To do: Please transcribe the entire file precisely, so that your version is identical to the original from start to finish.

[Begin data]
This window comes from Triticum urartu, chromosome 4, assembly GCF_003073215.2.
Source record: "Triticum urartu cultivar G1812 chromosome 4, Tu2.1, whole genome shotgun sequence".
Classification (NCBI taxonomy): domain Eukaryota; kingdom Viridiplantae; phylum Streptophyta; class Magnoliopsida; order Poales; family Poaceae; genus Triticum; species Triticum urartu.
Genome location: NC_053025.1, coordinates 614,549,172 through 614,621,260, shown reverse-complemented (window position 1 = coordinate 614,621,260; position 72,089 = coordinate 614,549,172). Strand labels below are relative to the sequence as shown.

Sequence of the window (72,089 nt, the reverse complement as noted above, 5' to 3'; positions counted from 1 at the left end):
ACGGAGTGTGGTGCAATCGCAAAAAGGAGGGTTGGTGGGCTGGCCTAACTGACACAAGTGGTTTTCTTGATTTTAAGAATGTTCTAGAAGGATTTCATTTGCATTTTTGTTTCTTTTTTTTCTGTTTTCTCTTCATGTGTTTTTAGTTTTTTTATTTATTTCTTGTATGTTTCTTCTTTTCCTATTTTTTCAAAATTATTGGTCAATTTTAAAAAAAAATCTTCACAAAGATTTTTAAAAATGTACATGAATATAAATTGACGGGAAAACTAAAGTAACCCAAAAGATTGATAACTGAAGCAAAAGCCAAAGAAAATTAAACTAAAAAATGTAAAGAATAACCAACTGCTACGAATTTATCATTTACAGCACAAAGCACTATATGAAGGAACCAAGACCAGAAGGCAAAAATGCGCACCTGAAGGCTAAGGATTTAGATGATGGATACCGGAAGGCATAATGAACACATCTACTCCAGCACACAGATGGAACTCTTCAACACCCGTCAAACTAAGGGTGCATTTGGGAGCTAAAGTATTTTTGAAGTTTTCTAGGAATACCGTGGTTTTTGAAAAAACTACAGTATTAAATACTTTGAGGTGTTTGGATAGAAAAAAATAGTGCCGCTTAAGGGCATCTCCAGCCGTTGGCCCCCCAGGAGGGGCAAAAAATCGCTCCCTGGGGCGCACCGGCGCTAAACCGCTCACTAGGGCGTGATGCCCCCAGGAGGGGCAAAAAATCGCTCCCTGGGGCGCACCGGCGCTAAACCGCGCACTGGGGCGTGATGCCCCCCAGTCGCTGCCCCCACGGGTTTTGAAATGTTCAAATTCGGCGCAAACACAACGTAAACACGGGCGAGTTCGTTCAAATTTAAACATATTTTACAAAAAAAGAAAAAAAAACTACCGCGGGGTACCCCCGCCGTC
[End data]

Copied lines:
This window comes from Triticum urartu, chromosome 4, assembly GCF_003073215.2.
Source record: "Triticum urartu cultivar G1812 chromosome 4, Tu2.1, whole genome shotgun sequence".
Classification (NCBI taxonomy): domain Eukaryota; kingdom Viridiplantae; phylum Streptophyta; class Magnoliopsida; order Poales; family Poaceae; genus Triticum; species Triticum urartu.
Genome location: NC_053025.1, coordinates 614,549,172 through 614,621,260, shown reverse-complemented (window position 1 = coordinate 614,621,260; position 72,089 = coordinate 614,549,172). Strand labels below are relative to the sequence as shown.

Sequence of the window (72,089 nt, the reverse complement as noted above, 5' to 3'; positions counted from 1 at the left end):
ACGGAGTGTGGTGCAATCGCAAAAAGGAGGGTTGGTGGGCTGGCCTAACTGACACAAGTGGTTTTCTTGATTTTAAGAATGTTCTAGAAGGATTTCATTTGCATTTTTGTTTCTTTTTTTTCTGTTTTCTCTTCATGTGTTTTTAGTTTTTTTATTTATTTCTTGTATGTTTCTTCTTTTCCTATTTTTTCAAAATTATTGGTCAATTTTAAAAAAAAATCTTCACAAAGATTTTTAAAAATGTACATGAATATAAATTGACGGGAAAACTAAAGTAACCCAAAAGATTGATAACTGAAGCAAAAGCCAAAGAAAATTAAACTAAAAAATGTAAAGAATAACCAACTGCTACGAATTTATCATTTACAGCACAAAGCACTATATGAAGGAACCAAGACCAGAAGGCAAAAATGCGCACCTGAAGGCTAAGGATTTAGATGATGGATACCGGAAGGCATAATGAACACATCTACTCCAGCACACAGATGGAACTCTTCAACACCCGTCAAACTAAGGGTGCATTTGGGAGCTAAAGTATTTTTGAAGTTTTCTAGGAATACCGTGGTTTTTGAAAAAACTACAGTATTAAATACTTTGAGGTGTTTGGATAGAAAAAAATAGTGCCGCTTAAGGGCATCTCCAGCCGTTGGCCCCCCAGGAGGGGCAAAAAATCGCTCCCTGGGGCGCACCGGCGCTAAACCGCTCACTAGGGCGTGATGCCCCCAGGAGGGGCAAAAAATCGCTCCCTGGGGCGCACCGGCGCTAAACCGCGCACTGGGGCGTGATGCCCCCCAGTCGCTGCCCCCACGGGTTTTGAAATGTTCAAATTCGGCGCAAACACAACGTAAACACGGGCGAGTTCGTTCAAATTTAAACATATTTTACAAAAAAAGAAAAAAAAACTACCGCGGGGTACCCCCGCCGTC